Getting hurt on Halloween can be more than scary. You can protect your children by following these eight Halloween safety tips from our Honolulu personal injury lawyers at Recovery Law Center.
Tips for Staying Safe on Halloween
1. Costume choices
It’s not just about winning a costume contest. A frightening statistic reveals that pedestrian motor vehicle crashes kill more children on Halloween than on any other day.
Make your child’s costume safe by using reflective materials. Have your child use flashlights and blinking lights so that drivers can see them.
In addition, make sure your child’s costume isn’t too long or bulky in a way that may cause a fall.
2. Paths and sidewalks
Keep your group on sidewalks and paths wherever you can. Consider trick-or-treating in areas with light traffic. Cross the street carefully, using crosswalks whenever possible.
3. Safe footwear
While ghosts don’t worry about slipping and falling, you don’t want a fall to bring trick-or-treating to an early end. Your child’s footwear is essential.
Ensure their shoes fit properly and are equipped with treads and grooves that enhance grip and prevent slipping.
Many Halloween costumes have masks, but they can create a danger if your child can’t see. Your child needs to see others around them, and they need to see cars. They need to see the ground where they’re walking.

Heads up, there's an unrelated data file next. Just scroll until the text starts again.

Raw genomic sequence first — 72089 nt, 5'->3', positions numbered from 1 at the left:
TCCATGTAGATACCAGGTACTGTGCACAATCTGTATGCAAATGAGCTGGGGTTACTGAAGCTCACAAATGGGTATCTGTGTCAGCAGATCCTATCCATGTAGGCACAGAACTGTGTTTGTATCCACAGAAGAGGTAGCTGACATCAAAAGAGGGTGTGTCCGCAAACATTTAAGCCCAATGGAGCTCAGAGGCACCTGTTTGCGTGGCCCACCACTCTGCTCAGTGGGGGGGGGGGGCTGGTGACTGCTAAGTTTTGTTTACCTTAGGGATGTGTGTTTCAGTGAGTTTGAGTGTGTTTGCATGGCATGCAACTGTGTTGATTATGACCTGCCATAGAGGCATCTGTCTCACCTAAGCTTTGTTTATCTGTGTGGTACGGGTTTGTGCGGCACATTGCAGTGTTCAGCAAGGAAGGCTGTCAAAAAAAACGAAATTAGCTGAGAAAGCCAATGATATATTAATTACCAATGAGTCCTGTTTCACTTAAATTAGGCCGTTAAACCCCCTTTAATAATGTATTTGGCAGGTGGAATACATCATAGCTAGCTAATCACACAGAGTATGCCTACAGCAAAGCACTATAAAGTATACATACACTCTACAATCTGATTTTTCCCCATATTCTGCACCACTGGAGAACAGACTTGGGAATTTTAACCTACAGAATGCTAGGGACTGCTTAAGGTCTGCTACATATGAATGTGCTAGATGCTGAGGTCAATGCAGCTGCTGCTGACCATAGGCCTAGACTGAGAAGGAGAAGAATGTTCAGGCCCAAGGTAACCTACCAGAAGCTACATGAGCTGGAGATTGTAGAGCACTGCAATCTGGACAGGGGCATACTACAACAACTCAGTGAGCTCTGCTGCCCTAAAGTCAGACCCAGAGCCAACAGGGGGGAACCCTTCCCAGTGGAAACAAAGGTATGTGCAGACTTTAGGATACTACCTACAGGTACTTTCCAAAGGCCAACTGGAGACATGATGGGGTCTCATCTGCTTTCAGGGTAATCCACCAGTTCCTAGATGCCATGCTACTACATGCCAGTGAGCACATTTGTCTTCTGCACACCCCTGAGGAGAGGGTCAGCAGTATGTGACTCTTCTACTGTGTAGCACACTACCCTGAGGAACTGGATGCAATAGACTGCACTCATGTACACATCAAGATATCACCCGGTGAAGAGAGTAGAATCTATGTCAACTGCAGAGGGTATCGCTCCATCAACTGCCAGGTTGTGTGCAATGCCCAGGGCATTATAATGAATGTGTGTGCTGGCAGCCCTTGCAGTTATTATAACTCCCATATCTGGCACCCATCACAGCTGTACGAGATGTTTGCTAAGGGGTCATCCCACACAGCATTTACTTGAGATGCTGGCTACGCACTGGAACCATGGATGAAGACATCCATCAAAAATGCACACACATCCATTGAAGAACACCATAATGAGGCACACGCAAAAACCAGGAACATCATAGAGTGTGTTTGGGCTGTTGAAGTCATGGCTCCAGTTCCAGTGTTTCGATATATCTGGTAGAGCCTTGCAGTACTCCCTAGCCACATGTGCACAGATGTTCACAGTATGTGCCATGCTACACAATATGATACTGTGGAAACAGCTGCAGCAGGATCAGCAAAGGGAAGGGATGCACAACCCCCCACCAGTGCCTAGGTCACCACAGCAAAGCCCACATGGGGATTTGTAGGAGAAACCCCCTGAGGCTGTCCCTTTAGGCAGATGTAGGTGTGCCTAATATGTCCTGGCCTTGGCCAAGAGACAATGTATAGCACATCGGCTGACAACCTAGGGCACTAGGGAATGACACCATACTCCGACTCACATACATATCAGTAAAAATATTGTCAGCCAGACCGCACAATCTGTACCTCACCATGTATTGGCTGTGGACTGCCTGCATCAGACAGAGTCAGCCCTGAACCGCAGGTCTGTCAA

If your child wants to wear a mask, make sure they can see, or have them pull the mask off between stops.
Jack-o-lanterns are fun to make and display, and they can also cause fires. Candles cause 2% of home fires. When you’re showing off your pumpkin-carving skills, always stay in the room with a lit candle. Move your jack-o-lantern away from drapes and other hazards.
Paper bags with flames inside them are not a good idea, whether outside or inside. Use lights instead.
6. Driveway dangers
If you expect trick-or-treaters at your house, remove trip and fall hazards. Remove slippery leaves, mulch and uneven mats that may cause a fall.
7. Vulnerable property
Travelers Insurance reports a 17% increase in crime-related claims on Halloween. They say that people may think committing a crime on Halloween is okay. They may also be opportunistic, knowing that people are distracted or away from their homes.
Secure your home, vehicle and, personal belongings. Remain aware of your surroundings.
8. Plan with your child
Discuss the night’s plan with your child. If they’re young, go with them. If they’re going out independently on their own, discuss routes, timelines, who they’ll be with, and when to return. Remind them to use sidewalks and crosswalks. Tell them to slow down and be mindful. They should know how to reach you if they need help.
Be Safe this Halloween!
At Recovery Law Center, we make our community a better place by fighting for the rights of adults and children unjustly hurt. We’re in the recovery with you when life gets scary.